Toasts of the President and Chancellor Adenauer at a Dinner at the American Embassy Club in Bad Godesberg
I know that all of us who have come from the United States have been very much warmed, heartened, encouraged, strengthened by the generosity of the reception we have received from all of you and from the people of the Federal Republic. I don't think that there is any substitute, however reliable and however much we admire the press, for an opportunity to visit firsthand and see the American people as the Chancellor has done, than for us to see the German people. Everything else falls away against this opportunity to come face to face, so that while the Chancellor and many of us will be meeting on Wednesday in Berlin, I do want to take this opportunity to express our warm appreciation to all of you, the strong feeling of confidence it has given us.
I think it renewed the life, although it didn't really need that, of our relationship, and in every way we have been made extremely happy by our visit. We are very much indebted to you all and we are most indebted to the people whom you serve.
I want to express my special appreciation to the Chancellor. As I said yesterday, he made, as did my predecessors in the United States, the crucial and the correct judgment. I think that he has been generous enough to say that perhaps the United States was the only one that made the long, fight judgment in the late forties and in the fifties, and he on his part, and all of you as colleagues, also made the right judgment. And that will entitle my predecessors and will entitle the Chancellor and those who have worked with him, it seems to me, to a very important page in the history of our times, which is going to be recorded, I think, as the most significant times of the last years, in fact, the last centuries. These are the critical days because whether the world survives or not is a matter that comes before us for judgment, at least once every year, and I suppose it is going to go on that rather doleful path. But the Chancellor in his time, meeting his responsibility, made the right judgment and, therefore, he is an historic figure and one to whom all of us who believe so strongly in the cause of freedom feel privileged to come and pay him our high esteem.
I hope that all of you will join in drinking with me to a distinguished leader of your country and also a distinguished leader of the West, the Chancellor.
Note: The President proposed this toast at the dinner at the American Embassy Club in Bad Godesberg. Chancellor Adenauer responded as follows:
Mr. President, gentlemen:
I am deeply touched by what President Kennedy has just said. I am deeply moved because in my opinion it was the United States, at first Mr. Acheson and Mr. Truman, then Mr. Dulles and President Eisenhower, who have helped us Germans, a conquered people, who were completely down at the time.
I don't particularly like to make such acknowledgments, but let us face it; historic honesty requires that we say that the war which destroyed Germany was provoked by Germany; that the United States has shown the great vision to help the defeated enemy, which was really a deed which is only very rarely found in history.
You, Mr. President, have been here since yesterday. All of us, since your arrival at the airport, have had so many impressions, so many deeply moving experiences--this is certainly true for me--that we can say that a real epoch has been characterized by this visit. You saw yesterday, as we all did, and you have heard the masses in the squares, and you have seen in their eyes the real gratitude which they wanted to express. Now, gratitude is a very rare virtue, and certainly it is particularly rare in politics, but you have seen it directly with your own eyes, that these masses of people who lined the streets in Cologne, in the cathedral, in Bonn, in the Market Square, were filled with a real desire to demonstrate to you, as the representative of the United States, how grateful they are for everything that the United States has done, particularly to us Germans. I feel that these impressions may, in the difficult moments which you will face in the future, at a time when you will have to make more decisions, help you a little. And if these impressions at the time you have to make such decisions will be revived in front of you, then they may help you make the decisions with that clarity and that forcefulness which statesmen require. If we can make a little contribution in this sense, I think that would be the best result of your visit here.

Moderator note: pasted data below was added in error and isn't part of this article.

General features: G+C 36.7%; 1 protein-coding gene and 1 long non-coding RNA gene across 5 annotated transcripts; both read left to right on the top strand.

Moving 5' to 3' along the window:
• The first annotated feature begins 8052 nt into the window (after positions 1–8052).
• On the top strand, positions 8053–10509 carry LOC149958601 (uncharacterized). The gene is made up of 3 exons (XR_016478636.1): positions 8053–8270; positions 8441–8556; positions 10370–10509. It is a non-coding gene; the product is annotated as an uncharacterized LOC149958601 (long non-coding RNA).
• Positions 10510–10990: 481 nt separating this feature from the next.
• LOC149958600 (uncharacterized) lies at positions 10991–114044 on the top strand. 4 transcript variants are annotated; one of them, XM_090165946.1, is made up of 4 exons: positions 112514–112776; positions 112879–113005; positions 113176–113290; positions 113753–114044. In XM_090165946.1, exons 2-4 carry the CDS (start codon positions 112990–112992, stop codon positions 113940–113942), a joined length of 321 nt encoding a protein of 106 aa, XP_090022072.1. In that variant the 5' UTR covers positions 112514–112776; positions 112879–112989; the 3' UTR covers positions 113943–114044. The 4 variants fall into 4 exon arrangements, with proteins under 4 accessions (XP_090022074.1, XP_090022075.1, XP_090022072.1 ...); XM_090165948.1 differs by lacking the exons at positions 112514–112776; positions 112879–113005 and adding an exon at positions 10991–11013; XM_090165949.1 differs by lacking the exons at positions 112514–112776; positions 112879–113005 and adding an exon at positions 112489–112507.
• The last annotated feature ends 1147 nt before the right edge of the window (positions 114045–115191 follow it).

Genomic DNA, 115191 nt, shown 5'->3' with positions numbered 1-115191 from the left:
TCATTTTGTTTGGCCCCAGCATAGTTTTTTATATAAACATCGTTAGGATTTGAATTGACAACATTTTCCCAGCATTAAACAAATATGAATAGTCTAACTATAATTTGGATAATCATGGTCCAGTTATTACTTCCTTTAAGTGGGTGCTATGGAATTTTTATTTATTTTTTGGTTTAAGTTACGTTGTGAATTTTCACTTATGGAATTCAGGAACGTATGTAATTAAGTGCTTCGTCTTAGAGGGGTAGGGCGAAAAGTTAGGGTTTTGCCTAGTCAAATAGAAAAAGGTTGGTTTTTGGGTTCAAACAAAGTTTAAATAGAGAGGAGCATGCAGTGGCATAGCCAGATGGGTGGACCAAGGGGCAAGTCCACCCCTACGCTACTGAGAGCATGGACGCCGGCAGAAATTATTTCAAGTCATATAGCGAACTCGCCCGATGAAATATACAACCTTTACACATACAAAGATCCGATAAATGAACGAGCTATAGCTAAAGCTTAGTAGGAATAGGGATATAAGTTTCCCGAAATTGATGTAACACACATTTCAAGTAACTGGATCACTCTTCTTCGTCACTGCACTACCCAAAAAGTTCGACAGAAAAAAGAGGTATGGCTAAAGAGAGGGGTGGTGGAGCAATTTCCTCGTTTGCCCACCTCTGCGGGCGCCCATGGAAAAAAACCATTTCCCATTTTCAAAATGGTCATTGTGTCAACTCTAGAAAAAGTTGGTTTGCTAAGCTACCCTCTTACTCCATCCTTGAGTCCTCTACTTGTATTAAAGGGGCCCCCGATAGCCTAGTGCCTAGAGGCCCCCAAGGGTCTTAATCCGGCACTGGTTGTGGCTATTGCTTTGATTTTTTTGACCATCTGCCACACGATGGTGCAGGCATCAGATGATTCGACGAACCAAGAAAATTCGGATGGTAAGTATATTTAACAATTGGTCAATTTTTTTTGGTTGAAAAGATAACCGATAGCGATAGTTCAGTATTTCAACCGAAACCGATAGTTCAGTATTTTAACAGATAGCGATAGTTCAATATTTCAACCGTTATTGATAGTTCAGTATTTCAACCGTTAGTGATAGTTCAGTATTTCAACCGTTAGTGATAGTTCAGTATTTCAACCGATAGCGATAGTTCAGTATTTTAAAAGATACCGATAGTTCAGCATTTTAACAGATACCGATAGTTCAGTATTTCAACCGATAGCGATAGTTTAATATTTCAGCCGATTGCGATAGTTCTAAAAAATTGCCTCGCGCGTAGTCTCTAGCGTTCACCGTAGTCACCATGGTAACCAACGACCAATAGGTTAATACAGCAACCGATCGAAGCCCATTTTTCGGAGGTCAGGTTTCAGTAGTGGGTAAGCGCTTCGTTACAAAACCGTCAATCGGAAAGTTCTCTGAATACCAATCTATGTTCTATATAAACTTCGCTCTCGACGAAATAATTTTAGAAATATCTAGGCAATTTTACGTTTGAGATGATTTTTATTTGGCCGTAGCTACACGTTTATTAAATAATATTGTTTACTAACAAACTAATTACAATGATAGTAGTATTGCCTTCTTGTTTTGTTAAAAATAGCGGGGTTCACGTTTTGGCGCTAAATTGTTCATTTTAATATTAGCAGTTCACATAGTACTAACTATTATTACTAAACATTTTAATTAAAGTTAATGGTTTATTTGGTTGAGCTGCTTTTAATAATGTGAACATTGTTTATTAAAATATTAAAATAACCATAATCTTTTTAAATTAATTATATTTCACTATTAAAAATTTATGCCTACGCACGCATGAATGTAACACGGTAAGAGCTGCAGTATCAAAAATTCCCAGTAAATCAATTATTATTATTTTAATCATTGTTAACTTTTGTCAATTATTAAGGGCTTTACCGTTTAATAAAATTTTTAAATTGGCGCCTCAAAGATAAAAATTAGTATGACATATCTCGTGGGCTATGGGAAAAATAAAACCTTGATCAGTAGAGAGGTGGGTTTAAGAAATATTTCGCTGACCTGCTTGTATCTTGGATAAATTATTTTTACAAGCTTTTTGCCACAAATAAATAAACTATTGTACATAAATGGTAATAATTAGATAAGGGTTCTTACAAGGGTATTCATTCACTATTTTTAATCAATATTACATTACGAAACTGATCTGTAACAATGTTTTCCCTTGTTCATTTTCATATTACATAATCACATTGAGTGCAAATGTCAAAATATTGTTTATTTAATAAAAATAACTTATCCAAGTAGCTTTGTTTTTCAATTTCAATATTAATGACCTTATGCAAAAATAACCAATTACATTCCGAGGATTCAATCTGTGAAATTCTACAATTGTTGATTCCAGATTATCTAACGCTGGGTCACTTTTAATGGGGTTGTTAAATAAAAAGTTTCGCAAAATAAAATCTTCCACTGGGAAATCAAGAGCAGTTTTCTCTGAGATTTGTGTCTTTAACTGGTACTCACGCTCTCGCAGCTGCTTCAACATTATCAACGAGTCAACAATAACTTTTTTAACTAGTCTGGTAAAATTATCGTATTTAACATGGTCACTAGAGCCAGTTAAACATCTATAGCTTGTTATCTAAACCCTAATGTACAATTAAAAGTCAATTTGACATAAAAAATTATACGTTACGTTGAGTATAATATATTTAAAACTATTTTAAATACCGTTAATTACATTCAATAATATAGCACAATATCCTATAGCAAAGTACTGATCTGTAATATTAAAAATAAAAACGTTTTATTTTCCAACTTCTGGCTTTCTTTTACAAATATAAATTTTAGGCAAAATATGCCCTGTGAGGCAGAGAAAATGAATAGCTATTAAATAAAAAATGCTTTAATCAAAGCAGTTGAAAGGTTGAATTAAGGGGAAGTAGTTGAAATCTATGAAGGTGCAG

I want to thank you in the name of all of us Germans for coming here, and I want to emphasize between the United States and us, after all that is behind us, no split or separation, or whatever you want to call it, will ever happen again. We realize that the leadership is yours, not only because of your great nuclear strength, but because of the great political acumen and the moral strength which you and your country have shown. It is, let me say it again, you, as the victors, gave your hand to us as the vanquished, that this is something which I think is the finest that any people can do.
May the memories of these days of your visit to Germany remain alive and may the thanks of the thousands contribute a little to help you make decisions in the same spirit which the United States has shown in the past, and which forever has insured for the United States a golden page in history. I propose a toast in honor of the President of the United States.
John F. Kennedy, Toasts of the President and Chancellor Adenauer at a Dinner at the American Embassy Club in Bad Godesberg Online by Gerhard Peters and John T. Woolley, The American Presidency Project https://www.presidency.ucsb.edu/node/236792